We Stand On Guard

We Stand On Guard 8

Oh Canada, we are a nation of stereotypes. The American media mocks every aspect of our culture, from the patterns of our speech to our incessant politeness. We are constantly portrayed as a quiet and peaceful nation, and while that may be true, we are not without the capacity to push back when instigated. In We Stand On Guard, famed comic writer Brian K. Vaughan examines Canada’s breaking point. The setup for the story is disturbingly believable; 97 years in the future, Canada suffers an attack by their southern neighbours. The United States invade and pillage the land and decimate the population, all for Canada’s most valuable resource: water. There is a post-apocalyptic element as unmanned mechs and drones are the main antagonists of the story as they roam the wastelands, searching for Canadian survivors. The six part mini-series has just kicked off, but it’s already making waves at comic shops and major news outlets.


The first issue is seen through the eyes of a young girl from Ottawa named Amber, who was at ground zero of the original attack. Flash forward 12 years and she is a young woman wandering the vast Canadian north, trying to survive when she meets a group of rebellious freedom fighters who have militarized to defend their country. The team calls themselves the Two-Four (yes, they are specifically referencing beer), and they are assembled from all over the country. The most notable aspect of the Two-Four is that they are all civilians; a doctor and an actor amongst them, and they are Canada’s last line of defense.

The story is brutal, both in its nature and in the telling. Vaughan, who is best known for the science-fiction epic Saga, has felt his way to the root of guerilla combat and produced a script that is filled with visceral reality. The reader is not spared shock as the casualties pile up. Coupled with art from famed storyboard artist Steve Skroce (he was the artist behind storyboards for the Matrix trilogy and I, Robot), the comic is steeped in violence. It is refreshing to find a comic that addresses such important subject matter and does not shy away from the harsh reality. The hard truth is that Canada’s resources are desirable and if push comes to shove, it would be swift and brutal. To see a comic that hypothesizes this potentially devastating future is equally refreshing and terrifying; Vaughan and Skroce do not shy away from the politics and viciousness of war.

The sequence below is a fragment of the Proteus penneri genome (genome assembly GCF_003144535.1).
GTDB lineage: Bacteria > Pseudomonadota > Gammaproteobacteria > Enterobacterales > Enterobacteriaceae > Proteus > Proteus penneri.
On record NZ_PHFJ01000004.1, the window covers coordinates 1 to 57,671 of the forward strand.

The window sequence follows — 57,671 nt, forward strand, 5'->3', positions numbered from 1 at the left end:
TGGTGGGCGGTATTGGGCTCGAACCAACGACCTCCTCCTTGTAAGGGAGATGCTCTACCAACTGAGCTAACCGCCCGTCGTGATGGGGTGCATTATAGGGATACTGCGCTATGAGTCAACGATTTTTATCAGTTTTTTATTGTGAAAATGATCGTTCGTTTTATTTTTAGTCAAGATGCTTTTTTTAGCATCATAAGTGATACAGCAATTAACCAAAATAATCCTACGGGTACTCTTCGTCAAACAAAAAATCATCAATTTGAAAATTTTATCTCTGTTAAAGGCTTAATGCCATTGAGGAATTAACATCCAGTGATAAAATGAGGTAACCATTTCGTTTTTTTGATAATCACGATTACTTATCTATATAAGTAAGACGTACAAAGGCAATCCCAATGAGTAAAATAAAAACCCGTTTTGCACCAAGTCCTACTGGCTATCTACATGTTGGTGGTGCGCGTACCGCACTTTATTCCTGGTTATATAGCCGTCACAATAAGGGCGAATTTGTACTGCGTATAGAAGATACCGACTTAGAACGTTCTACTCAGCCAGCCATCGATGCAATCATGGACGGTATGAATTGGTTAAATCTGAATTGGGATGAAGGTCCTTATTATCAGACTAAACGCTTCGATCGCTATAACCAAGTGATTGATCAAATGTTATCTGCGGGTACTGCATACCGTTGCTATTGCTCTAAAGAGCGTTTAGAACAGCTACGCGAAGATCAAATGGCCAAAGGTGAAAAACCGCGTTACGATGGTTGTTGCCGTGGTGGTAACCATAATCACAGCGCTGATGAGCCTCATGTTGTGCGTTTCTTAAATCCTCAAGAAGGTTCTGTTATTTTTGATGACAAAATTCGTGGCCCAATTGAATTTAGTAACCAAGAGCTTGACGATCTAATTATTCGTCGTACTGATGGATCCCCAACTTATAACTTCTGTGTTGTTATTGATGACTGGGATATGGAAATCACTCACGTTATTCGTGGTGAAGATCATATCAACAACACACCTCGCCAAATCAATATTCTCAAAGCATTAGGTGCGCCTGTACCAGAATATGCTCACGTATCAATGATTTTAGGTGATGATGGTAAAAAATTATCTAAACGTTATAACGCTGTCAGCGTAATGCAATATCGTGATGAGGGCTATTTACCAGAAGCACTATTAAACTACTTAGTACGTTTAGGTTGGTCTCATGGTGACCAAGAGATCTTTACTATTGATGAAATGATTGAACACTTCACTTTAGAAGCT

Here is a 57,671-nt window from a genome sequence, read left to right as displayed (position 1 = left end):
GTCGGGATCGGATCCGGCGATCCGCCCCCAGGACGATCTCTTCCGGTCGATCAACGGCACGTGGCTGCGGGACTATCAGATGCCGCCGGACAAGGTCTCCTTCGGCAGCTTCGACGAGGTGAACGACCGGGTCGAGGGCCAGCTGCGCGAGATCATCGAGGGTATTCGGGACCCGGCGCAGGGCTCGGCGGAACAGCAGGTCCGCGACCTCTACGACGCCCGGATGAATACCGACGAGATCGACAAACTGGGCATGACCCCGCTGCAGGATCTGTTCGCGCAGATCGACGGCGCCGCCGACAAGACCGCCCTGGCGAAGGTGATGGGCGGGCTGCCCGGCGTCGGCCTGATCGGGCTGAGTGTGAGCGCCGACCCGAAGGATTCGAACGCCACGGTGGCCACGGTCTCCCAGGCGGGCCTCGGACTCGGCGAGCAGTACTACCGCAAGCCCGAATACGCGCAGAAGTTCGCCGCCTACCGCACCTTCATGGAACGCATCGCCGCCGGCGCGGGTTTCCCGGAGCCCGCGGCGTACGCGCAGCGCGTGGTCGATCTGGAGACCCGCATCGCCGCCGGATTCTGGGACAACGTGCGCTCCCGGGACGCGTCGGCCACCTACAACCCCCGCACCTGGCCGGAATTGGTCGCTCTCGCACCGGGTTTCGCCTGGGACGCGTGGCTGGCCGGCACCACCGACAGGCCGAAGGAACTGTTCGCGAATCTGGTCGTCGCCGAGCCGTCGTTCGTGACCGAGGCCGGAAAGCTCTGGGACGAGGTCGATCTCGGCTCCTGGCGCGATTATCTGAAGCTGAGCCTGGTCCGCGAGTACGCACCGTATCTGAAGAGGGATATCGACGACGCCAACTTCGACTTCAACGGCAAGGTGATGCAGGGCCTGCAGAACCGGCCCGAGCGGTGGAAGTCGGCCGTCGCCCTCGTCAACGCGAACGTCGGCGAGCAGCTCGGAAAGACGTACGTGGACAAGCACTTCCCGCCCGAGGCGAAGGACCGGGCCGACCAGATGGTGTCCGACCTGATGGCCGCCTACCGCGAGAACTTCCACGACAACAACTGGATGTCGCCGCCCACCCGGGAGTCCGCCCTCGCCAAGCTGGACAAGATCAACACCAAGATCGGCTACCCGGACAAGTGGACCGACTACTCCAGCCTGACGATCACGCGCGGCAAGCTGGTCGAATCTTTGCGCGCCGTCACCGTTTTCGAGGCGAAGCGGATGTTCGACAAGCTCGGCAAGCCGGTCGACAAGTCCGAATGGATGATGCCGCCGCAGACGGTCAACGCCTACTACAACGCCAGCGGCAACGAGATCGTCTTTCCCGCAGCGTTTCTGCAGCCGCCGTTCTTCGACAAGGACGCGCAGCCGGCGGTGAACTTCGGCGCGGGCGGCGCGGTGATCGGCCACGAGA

If you are worried about how an American writer like Vaughan will portray our strong and free nation, you can put your fears to rest. He may play with our clichés, but every tongue-in-cheek dig is delivered with a wink of reverence. From the naming of squad Two-Four, to a well-placed discourse about Superman’s Canadian origins, Vaughan shows a great deal of respect for Canada and its culture. As Vaughan said himself in an interview with USA Today, “My best friendships and happiest relationships have been with Canadians,” including his wife, an Ottawa native, so we can trust him to do right by the great white North. In his fictional future, we may lose the initial battle, but Vaughan seems to be setting up a group of Canadians who are intrepid enough to win the war. Find out how they fare in issue two, released on August 5


, 2015.

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